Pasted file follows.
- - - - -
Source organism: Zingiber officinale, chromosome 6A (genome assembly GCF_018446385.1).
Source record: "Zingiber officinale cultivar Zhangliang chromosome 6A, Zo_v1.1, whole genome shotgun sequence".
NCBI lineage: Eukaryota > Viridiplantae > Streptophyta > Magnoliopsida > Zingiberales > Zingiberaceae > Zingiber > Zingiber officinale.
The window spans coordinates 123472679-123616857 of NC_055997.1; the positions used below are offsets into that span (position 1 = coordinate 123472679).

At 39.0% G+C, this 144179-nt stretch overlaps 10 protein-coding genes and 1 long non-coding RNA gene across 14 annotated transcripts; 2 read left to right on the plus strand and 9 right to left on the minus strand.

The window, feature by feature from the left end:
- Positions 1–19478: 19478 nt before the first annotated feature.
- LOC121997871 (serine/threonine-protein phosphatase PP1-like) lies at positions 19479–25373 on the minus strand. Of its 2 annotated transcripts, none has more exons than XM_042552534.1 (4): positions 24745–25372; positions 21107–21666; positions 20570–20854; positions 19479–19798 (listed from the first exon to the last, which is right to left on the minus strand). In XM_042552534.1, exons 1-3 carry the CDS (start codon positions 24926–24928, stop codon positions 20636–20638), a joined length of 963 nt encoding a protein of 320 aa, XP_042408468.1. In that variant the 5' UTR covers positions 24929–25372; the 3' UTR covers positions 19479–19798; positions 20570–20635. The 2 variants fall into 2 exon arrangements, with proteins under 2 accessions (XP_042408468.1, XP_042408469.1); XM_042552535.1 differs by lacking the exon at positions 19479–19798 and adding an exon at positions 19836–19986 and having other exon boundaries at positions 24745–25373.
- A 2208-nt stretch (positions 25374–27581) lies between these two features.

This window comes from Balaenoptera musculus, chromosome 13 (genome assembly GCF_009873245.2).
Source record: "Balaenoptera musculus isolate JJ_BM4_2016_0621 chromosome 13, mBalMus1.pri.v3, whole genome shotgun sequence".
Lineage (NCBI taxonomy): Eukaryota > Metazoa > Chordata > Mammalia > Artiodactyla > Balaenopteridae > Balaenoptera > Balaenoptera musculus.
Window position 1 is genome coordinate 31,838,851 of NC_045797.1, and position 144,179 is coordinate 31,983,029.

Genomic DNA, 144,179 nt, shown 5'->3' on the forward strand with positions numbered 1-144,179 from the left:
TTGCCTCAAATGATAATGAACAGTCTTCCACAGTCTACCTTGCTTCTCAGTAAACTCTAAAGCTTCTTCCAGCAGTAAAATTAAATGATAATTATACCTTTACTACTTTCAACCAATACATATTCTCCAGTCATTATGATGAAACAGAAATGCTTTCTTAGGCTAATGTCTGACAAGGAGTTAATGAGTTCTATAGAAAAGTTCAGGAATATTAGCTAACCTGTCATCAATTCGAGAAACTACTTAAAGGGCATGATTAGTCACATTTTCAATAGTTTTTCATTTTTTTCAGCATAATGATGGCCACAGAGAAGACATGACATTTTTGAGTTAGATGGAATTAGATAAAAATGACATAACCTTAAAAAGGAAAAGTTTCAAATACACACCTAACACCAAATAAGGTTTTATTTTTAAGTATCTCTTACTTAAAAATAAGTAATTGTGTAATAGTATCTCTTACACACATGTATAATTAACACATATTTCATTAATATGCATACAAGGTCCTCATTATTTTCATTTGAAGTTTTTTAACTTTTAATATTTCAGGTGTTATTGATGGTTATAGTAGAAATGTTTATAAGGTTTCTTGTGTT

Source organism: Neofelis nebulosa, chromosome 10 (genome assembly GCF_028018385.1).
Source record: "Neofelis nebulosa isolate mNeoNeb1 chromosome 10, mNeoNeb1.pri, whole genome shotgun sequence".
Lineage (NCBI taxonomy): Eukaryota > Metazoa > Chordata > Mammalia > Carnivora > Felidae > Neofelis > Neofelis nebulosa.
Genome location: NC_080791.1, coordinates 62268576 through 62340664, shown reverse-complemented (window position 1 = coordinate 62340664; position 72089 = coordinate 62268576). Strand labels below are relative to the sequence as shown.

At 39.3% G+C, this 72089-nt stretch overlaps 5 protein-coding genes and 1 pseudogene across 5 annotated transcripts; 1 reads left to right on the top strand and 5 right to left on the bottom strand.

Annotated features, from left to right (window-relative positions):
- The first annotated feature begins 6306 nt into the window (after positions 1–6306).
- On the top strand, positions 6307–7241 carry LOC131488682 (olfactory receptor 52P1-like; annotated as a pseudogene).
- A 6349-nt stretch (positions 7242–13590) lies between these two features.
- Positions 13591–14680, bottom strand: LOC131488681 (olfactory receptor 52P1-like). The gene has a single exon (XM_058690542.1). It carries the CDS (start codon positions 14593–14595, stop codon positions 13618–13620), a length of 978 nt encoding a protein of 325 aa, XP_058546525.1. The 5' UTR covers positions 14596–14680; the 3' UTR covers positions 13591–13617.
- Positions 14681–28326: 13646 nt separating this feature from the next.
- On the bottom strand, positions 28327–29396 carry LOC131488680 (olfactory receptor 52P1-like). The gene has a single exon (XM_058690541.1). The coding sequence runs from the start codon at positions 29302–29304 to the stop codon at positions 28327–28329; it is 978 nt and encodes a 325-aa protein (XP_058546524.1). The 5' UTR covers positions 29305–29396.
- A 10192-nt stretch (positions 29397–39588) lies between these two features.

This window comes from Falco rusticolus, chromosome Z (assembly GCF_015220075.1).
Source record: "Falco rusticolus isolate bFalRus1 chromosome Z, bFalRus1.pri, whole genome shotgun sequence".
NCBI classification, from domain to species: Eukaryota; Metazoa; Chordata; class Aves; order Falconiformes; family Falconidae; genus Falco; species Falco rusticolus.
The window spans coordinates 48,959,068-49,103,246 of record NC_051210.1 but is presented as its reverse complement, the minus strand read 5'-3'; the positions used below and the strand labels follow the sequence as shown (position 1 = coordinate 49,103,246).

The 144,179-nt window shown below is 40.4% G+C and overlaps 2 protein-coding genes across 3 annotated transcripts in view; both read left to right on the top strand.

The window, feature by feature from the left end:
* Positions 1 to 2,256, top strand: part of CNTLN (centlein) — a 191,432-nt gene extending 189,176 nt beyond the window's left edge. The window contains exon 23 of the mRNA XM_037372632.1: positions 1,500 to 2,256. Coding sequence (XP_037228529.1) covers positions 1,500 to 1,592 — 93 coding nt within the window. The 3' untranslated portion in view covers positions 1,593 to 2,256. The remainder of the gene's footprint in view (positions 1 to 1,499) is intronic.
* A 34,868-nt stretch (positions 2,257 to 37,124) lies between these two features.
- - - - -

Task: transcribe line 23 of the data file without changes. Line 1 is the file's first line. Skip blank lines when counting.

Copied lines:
- On the top strand, positions 6307–7241 carry LOC131488682 (olfactory receptor 52P1-like; annotated as a pseudogene).